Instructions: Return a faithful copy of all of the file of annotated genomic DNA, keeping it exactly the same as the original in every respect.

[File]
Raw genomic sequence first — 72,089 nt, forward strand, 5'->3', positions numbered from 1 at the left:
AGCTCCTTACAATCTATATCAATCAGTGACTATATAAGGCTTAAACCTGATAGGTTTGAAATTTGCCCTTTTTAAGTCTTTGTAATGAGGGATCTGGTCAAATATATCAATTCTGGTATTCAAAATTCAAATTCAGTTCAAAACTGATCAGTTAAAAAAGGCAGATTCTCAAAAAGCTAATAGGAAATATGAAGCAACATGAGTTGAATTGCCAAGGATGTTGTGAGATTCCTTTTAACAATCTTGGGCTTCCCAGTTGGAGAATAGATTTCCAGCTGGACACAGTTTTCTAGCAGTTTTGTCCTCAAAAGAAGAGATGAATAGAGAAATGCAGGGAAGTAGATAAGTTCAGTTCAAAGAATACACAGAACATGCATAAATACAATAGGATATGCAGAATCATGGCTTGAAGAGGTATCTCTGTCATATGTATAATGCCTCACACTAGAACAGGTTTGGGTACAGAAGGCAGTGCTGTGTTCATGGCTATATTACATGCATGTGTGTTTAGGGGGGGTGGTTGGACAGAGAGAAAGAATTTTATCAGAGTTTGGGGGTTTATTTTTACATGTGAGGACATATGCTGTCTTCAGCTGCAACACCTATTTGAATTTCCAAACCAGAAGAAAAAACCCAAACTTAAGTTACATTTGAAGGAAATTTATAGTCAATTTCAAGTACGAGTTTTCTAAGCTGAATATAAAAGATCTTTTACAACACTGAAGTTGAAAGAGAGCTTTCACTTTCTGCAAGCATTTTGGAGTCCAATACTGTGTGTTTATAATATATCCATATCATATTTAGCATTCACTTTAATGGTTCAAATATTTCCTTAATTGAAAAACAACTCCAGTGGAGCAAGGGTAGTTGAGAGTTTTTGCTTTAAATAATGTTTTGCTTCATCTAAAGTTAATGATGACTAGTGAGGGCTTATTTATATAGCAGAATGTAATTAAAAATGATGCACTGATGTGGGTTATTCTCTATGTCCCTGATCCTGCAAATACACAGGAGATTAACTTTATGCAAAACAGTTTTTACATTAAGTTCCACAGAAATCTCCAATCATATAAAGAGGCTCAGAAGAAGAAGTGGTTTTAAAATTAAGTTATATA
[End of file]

Raw genomic sequence first — 72,089 nt, forward strand, 5'->3', positions numbered from 1 at the left:
AGCTCCTTACAATCTATATCAATCAGTGACTATATAAGGCTTAAACCTGATAGGTTTGAAATTTGCCCTTTTTAAGTCTTTGTAATGAGGGATCTGGTCAAATATATCAATTCTGGTATTCAAAATTCAAATTCAGTTCAAAACTGATCAGTTAAAAAAGGCAGATTCTCAAAAAGCTAATAGGAAATATGAAGCAACATGAGTTGAATTGCCAAGGATGTTGTGAGATTCCTTTTAACAATCTTGGGCTTCCCAGTTGGAGAATAGATTTCCAGCTGGACACAGTTTTCTAGCAGTTTTGTCCTCAAAAGAAGAGATGAATAGAGAAATGCAGGGAAGTAGATAAGTTCAGTTCAAAGAATACACAGAACATGCATAAATACAATAGGATATGCAGAATCATGGCTTGAAGAGGTATCTCTGTCATATGTATAATGCCTCACACTAGAACAGGTTTGGGTACAGAAGGCAGTGCTGTGTTCATGGCTATATTACATGCATGTGTGTTTAGGGGGGGTGGTTGGACAGAGAGAAAGAATTTTATCAGAGTTTGGGGGTTTATTTTTACATGTGAGGACATATGCTGTCTTCAGCTGCAACACCTATTTGAATTTCCAAACCAGAAGAAAAAACCCAAACTTAAGTTACATTTGAAGGAAATTTATAGTCAATTTCAAGTACGAGTTTTCTAAGCTGAATATAAAAGATCTTTTACAACACTGAAGTTGAAAGAGAGCTTTCACTTTCTGCAAGCATTTTGGAGTCCAATACTGTGTGTTTATAATATATCCATATCATATTTAGCATTCACTTTAATGGTTCAAATATTTCCTTAATTGAAAAACAACTCCAGTGGAGCAAGGGTAGTTGAGAGTTTTTGCTTTAAATAATGTTTTGCTTCATCTAAAGTTAATGATGACTAGTGAGGGCTTATTTATATAGCAGAATGTAATTAAAAATGATGCACTGATGTGGGTTATTCTCTATGTCCCTGATCCTGCAAATACACAGGAGATTAACTTTATGCAAAACAGTTTTTACATTAAGTTCCACAGAAATCTCCAATCATATAAAGAGGCTCAGAAGAAGAAGTGGTTTTAAAATTAAGTTATATA